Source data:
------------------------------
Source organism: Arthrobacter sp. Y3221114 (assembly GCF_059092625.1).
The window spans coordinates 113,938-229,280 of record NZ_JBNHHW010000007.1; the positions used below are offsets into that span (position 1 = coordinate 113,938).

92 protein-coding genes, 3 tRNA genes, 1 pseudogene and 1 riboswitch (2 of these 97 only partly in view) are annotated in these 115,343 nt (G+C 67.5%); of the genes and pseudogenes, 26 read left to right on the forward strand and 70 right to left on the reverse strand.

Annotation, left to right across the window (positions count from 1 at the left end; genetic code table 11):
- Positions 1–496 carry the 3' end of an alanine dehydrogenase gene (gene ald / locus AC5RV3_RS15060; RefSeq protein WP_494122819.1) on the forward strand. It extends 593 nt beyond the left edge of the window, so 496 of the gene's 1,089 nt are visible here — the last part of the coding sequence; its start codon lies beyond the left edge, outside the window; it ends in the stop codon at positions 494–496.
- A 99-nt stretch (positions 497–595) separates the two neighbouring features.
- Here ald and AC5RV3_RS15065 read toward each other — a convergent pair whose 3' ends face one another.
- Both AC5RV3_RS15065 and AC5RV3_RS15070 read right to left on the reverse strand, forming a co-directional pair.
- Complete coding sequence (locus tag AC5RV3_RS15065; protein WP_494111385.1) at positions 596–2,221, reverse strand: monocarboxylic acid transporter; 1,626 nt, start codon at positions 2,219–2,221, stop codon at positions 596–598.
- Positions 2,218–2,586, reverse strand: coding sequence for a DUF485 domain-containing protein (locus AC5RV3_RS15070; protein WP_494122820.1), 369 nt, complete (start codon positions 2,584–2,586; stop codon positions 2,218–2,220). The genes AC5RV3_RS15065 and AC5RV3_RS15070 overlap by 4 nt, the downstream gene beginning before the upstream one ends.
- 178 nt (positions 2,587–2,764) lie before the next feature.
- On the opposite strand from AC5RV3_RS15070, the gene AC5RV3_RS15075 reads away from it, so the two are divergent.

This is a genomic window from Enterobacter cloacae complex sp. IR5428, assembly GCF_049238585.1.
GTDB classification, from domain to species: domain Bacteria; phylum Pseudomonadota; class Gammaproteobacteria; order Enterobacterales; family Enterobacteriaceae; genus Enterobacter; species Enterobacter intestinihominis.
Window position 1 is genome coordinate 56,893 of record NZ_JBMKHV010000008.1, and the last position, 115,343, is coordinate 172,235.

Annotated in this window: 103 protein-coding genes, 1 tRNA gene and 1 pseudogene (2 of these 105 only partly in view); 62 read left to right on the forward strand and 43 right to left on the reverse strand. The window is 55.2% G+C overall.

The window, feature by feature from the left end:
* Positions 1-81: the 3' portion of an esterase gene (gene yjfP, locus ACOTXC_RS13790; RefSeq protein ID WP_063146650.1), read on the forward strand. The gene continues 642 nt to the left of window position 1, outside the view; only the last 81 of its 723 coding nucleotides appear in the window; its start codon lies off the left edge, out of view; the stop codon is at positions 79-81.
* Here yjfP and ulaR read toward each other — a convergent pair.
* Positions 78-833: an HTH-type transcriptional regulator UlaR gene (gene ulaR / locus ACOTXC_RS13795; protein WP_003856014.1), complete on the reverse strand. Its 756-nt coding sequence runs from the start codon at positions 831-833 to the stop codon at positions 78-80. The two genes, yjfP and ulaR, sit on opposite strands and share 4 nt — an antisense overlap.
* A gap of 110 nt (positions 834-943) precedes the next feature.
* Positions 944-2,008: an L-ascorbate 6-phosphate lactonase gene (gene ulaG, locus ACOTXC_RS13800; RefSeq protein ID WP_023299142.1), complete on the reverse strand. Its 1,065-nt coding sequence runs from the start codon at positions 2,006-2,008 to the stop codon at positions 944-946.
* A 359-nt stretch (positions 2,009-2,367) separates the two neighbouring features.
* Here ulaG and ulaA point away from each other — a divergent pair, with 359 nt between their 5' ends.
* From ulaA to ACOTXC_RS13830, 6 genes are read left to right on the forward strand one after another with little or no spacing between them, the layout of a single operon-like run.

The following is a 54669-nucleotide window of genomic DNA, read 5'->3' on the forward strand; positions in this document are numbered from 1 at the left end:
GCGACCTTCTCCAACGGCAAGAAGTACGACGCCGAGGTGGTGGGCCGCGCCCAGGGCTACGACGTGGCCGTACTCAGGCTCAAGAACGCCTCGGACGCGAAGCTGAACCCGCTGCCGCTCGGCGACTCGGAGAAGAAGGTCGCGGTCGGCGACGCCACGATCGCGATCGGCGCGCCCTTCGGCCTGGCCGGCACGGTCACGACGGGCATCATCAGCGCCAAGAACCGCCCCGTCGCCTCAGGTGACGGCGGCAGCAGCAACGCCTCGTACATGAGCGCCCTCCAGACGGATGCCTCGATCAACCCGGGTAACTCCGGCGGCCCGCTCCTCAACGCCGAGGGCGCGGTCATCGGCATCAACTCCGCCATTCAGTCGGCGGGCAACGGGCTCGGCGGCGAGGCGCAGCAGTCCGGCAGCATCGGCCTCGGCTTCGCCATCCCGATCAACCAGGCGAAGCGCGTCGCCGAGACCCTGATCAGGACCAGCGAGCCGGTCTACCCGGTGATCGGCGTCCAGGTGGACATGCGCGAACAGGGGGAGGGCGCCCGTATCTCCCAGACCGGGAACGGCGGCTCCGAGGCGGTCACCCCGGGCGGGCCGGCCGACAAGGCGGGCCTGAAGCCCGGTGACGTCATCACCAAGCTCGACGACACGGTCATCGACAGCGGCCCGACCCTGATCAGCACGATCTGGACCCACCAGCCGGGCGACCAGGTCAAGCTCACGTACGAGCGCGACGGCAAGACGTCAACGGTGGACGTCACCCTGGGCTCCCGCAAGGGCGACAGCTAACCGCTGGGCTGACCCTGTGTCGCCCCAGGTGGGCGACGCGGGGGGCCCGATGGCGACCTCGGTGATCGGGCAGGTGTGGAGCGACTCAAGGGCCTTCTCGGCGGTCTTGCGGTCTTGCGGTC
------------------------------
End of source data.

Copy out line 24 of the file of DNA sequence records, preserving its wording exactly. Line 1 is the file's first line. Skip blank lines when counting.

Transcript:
* Here ulaG and ulaA point away from each other — a divergent pair, with 359 nt between their 5' ends.